class BSTIterator {
private:
stack<TreeNode*> st;
public:
BSTIterator(TreeNode *root) {
find_left(root);
}
/** @return whether we have a next smallest number */
bool hasNext() {
if (st.empty())
return false;
return true;
}
/** @return the next smallest number */
int next() {
TreeNode* top = st.top();
st.pop();
if (top>right != NULL)
find_left(top>right);
return top>val;
}
/** put all the left child() of root */
void find_left(TreeNode* root)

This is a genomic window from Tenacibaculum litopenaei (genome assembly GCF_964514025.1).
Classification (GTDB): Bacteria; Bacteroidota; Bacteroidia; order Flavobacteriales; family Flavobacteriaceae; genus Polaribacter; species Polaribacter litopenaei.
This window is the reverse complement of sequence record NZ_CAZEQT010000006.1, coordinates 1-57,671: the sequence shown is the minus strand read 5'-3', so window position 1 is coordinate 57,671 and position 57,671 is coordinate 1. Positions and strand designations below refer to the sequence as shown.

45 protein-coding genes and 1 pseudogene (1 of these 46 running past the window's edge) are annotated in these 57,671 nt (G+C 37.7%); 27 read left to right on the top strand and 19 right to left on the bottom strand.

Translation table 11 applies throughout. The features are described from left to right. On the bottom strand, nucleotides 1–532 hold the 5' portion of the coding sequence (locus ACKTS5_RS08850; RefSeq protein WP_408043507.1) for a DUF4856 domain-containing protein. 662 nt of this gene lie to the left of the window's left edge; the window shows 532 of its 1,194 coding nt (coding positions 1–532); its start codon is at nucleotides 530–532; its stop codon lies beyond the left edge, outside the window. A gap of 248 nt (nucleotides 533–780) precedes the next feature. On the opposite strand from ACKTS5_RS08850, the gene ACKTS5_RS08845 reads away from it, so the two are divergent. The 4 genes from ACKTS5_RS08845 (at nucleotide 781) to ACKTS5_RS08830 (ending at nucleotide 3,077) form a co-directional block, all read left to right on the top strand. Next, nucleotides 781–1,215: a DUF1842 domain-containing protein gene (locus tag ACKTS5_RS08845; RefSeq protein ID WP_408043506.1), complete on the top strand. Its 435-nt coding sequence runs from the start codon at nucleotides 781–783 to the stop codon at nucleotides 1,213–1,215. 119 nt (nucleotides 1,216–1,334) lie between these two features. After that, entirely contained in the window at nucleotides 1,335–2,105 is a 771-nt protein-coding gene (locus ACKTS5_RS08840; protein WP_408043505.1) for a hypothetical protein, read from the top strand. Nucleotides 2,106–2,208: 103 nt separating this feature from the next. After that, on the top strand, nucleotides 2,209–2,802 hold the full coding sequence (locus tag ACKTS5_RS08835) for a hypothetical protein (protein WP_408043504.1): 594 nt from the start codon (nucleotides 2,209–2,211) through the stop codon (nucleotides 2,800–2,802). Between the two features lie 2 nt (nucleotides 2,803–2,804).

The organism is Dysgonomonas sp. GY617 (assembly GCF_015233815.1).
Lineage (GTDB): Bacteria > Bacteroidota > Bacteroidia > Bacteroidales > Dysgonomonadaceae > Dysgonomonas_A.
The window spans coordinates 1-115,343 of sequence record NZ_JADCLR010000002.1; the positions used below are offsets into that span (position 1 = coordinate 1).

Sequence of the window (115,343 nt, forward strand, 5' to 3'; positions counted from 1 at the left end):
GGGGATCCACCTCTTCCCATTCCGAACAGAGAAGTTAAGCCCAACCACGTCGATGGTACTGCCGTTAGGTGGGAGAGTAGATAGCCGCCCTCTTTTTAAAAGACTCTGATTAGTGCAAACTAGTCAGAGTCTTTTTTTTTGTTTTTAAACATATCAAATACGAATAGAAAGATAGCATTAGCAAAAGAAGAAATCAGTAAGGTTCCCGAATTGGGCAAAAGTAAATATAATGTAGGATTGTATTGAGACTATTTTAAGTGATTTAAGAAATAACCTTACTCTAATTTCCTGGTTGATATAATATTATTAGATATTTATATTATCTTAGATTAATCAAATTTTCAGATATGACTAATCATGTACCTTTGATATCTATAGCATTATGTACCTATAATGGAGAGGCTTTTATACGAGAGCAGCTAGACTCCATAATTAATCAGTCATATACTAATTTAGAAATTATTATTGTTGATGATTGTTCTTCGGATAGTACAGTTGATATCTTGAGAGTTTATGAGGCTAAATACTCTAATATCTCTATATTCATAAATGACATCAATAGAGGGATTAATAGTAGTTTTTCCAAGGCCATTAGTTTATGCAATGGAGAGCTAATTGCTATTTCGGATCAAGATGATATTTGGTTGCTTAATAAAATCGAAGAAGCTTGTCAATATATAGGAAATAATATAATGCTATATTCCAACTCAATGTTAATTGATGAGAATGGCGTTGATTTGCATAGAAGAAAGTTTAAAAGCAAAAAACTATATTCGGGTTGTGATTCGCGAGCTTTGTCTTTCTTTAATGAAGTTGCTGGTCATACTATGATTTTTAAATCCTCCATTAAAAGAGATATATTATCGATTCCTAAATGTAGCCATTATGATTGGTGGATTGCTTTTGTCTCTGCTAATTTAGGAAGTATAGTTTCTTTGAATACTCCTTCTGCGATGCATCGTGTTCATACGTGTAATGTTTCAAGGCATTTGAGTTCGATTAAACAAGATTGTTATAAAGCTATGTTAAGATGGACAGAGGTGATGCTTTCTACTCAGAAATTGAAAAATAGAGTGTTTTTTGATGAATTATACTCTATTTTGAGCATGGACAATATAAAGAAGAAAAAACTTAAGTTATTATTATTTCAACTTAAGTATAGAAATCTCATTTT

{
TreeNode* p = root;
while (p != NULL)
{
st.push(p);
p = p>left;
}
}
};
My Solution in C++, in average O(1) time and uses O(h) memory


@dequn when you traverse the tree using this next(), each edge of the tree has been visited at most twice, once cause' next(), once cause' find_left(). The whole edges of a tree is
n1
, supposed ann
node tree.
So average time of next() is2n / n = 2
, average time is O(1).

find_left is finding the smallest number by going to the extreme left and time it takes is the number of nodes present. so it is O(n) order, and it's being used inside the next function.
as I said here is a post whch explains this thing.
so next() is not O(1) time function.